Pay attention to this debate in England because with the Affordable Health Care Act, the decline of Christian influence and thinking in this country, et al., it is coming to a hospital, nursing home, and other health care facilities near you and will hit you between the eyes before you know it. Be prepared, therefore, to think Christianly and soberly about this huge and important issue. As usual, his grace is unapologetically blunt and direct and so should we be. From Archbishop Cranmer’s blog.
The Church of England’s position on this matter is (refreshingly) unequivocal:
The Church of England cannot support Lord Falconer’s Assisted Dying Bill.. Patient safety, protection of the vulnerable and respect for the integrity of the doctor-patient relationship are central to the Church of England’s concerns about any proposal to change the law. Our position on the current Bill before parliament is also consistent with the approach taken by the Archbishops’ Council, House of Bishops and with successive resolutions of the General Synod.
Death is not simply a divine distalgesic: it is the passing of the soul to judgment and into eternity. Hitherto, God has determined the number of our days. Lord Falconer and Canon Rosie Harper are of the view that people should be assisted to kill themselves, should they so require. This is about ‘rights’ and ‘choice’ and ‘compassion’ and ‘dignity in dying’, because leaving it all to God is a manifest denial of rights and choice, totally lacking in compassion and devoid of any dignity whatsoever. Death can be painful and messy, so let’s make it quick and clinical.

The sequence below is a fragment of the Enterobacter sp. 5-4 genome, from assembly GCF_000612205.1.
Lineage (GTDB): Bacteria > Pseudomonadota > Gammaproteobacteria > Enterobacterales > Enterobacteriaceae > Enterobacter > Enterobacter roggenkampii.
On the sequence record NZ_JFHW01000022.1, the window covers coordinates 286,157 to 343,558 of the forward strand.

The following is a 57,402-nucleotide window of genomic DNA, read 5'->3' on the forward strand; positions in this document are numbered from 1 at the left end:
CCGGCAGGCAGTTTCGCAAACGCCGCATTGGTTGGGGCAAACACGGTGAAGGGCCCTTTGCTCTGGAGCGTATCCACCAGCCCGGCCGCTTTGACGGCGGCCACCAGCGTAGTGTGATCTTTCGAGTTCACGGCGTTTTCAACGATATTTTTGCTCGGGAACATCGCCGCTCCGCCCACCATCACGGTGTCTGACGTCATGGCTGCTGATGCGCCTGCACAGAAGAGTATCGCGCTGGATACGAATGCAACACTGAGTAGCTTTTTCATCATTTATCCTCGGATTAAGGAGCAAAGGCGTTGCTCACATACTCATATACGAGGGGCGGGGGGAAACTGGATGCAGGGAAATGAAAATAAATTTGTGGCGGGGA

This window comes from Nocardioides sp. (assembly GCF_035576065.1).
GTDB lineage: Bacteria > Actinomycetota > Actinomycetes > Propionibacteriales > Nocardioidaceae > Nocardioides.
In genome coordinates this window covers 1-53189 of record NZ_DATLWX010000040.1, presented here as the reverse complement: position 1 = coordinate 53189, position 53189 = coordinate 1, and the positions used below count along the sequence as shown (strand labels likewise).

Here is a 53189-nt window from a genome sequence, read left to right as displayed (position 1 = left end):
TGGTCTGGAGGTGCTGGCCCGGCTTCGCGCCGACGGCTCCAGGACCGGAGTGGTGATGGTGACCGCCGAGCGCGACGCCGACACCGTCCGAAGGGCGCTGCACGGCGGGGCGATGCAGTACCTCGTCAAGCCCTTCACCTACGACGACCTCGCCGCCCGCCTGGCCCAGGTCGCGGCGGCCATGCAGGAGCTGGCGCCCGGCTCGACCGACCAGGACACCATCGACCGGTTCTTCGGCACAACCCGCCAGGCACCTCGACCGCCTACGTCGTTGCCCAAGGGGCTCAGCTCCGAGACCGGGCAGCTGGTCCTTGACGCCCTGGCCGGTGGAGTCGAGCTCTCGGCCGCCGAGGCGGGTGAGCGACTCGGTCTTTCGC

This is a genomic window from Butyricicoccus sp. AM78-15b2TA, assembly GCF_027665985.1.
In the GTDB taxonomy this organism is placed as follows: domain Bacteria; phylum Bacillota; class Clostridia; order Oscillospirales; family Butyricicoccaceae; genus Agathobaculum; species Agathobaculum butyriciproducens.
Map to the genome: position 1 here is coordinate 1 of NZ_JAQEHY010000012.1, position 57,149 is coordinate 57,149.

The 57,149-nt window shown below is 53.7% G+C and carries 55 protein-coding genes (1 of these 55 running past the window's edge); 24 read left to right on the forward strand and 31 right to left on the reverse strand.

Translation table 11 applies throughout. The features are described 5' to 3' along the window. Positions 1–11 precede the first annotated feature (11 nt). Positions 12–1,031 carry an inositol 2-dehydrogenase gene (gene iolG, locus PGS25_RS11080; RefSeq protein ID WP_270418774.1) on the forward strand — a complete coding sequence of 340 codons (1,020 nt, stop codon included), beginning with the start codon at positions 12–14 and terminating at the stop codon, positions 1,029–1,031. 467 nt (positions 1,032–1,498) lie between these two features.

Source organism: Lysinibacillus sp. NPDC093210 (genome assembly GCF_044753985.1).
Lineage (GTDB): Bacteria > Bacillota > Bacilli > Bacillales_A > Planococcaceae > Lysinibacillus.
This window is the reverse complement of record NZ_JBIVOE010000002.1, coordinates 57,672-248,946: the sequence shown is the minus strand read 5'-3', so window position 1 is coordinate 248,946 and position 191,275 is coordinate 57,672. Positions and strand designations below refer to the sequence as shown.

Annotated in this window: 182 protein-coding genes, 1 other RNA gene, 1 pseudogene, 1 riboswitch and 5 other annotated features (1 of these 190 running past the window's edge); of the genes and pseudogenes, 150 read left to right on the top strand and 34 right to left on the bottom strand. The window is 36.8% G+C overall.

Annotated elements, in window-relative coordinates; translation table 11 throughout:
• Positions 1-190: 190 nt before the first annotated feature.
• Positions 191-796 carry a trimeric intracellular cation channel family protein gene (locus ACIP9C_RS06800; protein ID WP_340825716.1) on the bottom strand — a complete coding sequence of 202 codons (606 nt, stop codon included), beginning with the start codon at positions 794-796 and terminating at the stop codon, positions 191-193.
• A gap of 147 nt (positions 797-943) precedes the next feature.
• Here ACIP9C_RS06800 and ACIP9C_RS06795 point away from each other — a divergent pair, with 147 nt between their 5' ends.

Those of us who believe in the sanctity of life are cruelly putting our ‘conscience’ above ‘compassion’, and we all know how that language game works.
Canon Harper insists no one will be coerced. But wedges have thin ends, and slopes can be awfully slippery. Make no mistake, this is a step toward terminating the lives of the sick and vulnerable, not to mention those who feel worthless, depressed, lonely, unloved and unvalued. They may not be forced to die, but they will certainly feel less of a burden on their families and on society if their deaths were to be hastened.
Instead of demanding the right to die, the Church ought to be concerned with optimism, hope and improving palliative care. Indeed, the Church is prioritising these things, but Canon Harper is not. Her mode of compassion prioritises the eradication of suffering, and those who oppose her in her quest are immoral and un-Christian. There is no debate to be had or doubt in her mind.
The suffering of Job was immense: his mental anguish and physical pain made him desire death, and he cried out for it. Had he been ‘assisted’ to that end, he would not have seen his vindication and God’s glory would not have been revealed. He wasn’t protected by a ‘six months to live’ clause, but his comforters wouldn’t have been overly concerned about that. Your GP might know you have nine months or year to live, but he’ll compassionately give you six so you may legally make the choice to ‘die with dignity’. Once the legal right is embedded in our culture, there will be incremental nudges toward expectation and thence to the Belgian option, where they are legally euthanising their children. What is that if it is not immoral and un-Christian?